"If your organization feeds people, you don't have time to sit back and analyze your organizational structure — people are dying."
Assistant professor of management
Businesses try to select an organizational structure that best suits their needs. In management lingo, some businesses are flat, with few managers overseeing broad areas, while others are tall, meaning that there are more layers to the hierarchy, with each manager assuming a narrower range of responsibilities. Small nonprofit organizations, in contrast, tend to adopt similar structures without considering that there might be better options. Assistant Professor of Management Eric Martin is helping to change that.
As an organizational theorist, Martin sees three main facets to an organization. While strategy refers to the purpose or mission statement, and process refers to the details of how to get it done, Martin's expertise is in structure, questions of how the organization should be arranged. "That's something that a nonprofit doesn't have the luxury of thinking about, because they are usually dealing with very pressing problems," he says. "If your organization feeds people, you don't have time to sit back and analyze your organizational structure - people are dying."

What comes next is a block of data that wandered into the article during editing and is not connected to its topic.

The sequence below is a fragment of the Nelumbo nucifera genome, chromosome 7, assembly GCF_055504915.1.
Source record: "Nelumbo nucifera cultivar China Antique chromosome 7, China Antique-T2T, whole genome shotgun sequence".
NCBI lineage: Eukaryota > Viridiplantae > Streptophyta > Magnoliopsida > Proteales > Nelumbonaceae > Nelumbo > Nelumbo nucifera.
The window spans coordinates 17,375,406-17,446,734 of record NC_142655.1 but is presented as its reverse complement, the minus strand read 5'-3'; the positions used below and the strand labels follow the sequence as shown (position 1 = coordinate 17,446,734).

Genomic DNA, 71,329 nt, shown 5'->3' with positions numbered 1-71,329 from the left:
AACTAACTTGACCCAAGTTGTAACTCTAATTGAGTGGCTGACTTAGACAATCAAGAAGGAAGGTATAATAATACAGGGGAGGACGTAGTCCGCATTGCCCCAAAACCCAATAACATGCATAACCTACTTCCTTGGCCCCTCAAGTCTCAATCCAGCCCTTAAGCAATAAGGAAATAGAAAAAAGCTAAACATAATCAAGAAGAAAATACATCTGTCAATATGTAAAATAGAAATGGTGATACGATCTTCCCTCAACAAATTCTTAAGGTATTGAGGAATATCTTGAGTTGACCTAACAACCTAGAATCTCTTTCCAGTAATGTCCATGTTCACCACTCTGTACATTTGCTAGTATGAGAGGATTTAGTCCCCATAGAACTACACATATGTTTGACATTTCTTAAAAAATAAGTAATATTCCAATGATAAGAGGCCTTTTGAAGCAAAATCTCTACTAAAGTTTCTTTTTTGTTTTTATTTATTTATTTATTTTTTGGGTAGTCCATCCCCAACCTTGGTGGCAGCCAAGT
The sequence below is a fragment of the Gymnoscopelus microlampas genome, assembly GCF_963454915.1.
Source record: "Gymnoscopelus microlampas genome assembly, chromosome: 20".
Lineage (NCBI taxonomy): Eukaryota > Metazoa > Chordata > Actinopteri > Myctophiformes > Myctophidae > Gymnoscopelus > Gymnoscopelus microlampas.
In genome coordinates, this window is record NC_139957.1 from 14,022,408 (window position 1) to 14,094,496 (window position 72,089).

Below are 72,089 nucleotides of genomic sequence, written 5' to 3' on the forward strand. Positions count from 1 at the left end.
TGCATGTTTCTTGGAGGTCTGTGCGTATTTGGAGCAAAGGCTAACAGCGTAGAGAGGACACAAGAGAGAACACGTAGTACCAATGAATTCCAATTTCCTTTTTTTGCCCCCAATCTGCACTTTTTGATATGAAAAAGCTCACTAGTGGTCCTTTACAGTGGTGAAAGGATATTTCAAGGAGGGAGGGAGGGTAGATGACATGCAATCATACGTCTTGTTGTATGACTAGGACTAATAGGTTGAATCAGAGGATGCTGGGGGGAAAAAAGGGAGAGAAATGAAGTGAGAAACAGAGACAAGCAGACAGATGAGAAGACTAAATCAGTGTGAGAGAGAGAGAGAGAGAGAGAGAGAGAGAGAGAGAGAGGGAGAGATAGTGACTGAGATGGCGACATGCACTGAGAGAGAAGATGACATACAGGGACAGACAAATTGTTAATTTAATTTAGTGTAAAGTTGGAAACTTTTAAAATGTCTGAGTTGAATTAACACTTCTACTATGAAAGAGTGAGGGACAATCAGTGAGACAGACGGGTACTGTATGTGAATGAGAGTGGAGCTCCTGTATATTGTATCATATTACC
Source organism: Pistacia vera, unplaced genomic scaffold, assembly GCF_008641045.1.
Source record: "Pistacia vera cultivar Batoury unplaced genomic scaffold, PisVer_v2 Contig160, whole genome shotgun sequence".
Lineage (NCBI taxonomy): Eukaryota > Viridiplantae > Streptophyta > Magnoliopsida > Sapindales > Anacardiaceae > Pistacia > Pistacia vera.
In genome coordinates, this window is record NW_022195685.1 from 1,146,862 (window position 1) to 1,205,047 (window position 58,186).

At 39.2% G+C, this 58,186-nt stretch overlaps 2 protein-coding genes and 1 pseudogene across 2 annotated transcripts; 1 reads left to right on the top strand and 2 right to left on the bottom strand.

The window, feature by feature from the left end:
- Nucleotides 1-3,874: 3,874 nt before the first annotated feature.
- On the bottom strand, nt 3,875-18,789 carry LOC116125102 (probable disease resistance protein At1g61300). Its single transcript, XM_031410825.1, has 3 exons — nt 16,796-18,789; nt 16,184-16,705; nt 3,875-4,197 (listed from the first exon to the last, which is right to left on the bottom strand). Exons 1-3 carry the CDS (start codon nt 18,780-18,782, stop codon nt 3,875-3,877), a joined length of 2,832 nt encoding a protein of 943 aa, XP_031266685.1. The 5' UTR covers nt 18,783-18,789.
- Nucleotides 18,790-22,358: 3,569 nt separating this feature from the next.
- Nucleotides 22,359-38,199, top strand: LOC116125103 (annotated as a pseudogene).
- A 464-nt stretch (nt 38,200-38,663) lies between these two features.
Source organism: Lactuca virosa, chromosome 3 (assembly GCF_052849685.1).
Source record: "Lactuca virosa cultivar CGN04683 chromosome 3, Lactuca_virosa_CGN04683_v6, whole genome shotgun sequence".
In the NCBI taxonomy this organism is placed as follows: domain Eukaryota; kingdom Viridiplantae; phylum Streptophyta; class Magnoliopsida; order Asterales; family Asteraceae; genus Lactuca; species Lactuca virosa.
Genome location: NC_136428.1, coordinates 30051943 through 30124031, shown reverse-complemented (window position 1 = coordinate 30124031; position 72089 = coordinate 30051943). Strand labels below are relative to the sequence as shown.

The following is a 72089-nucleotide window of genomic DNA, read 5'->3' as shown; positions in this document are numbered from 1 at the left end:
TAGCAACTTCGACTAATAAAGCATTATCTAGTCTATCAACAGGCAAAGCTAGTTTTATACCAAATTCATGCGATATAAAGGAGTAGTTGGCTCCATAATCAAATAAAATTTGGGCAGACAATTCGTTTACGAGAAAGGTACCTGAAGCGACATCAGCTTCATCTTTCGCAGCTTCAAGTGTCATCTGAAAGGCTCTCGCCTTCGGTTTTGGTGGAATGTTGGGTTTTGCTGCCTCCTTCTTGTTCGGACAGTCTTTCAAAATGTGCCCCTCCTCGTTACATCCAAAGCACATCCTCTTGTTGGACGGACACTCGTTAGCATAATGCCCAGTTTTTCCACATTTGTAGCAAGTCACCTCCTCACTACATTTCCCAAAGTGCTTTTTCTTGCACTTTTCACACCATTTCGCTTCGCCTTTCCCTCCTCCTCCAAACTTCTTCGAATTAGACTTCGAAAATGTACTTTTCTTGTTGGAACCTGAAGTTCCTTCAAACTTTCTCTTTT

In addition to his activities with nonprofit organizations in the United States, Martin worked on environmental projects as a Peace Corps volunteer in Poland from 1992 to 1994. He later researched the coordination of international development assistance in Bosnia after the war and spent the 2008-09 year in Serbia as a Fulbright Scholar. || Related -- Ask the Experts: Eric Martin on Haiti relief efforts
These experiences helped him realize that the government, nonprofit and private business sectors were not always as clearly delineated as they are in the United States. Countries that were centrally planned, for instance, often have a private sector uncomfortable with risk, a government uncertain about decentralization, and a poorly developed nonprofit sector. However, this dynamic unleashes enormous potential to "play across the sectors," as Martin says, and be creative in how they are defined and how they interact.
When international aid organizations come in to help a country rebuild, they have a big influence on how these sectors are established. "For an outsider to do that, it's exciting. I love being a part of it, but it sure raises a lot of questions," he says. "Who am I to define this very macro, this very critical way of organizing society and organizing an economy around these sectors, when before there was one or two sectors? Why not add a fourth or fifth, who knows? That to me is just fascinating."
Posted Sept. 27, 2010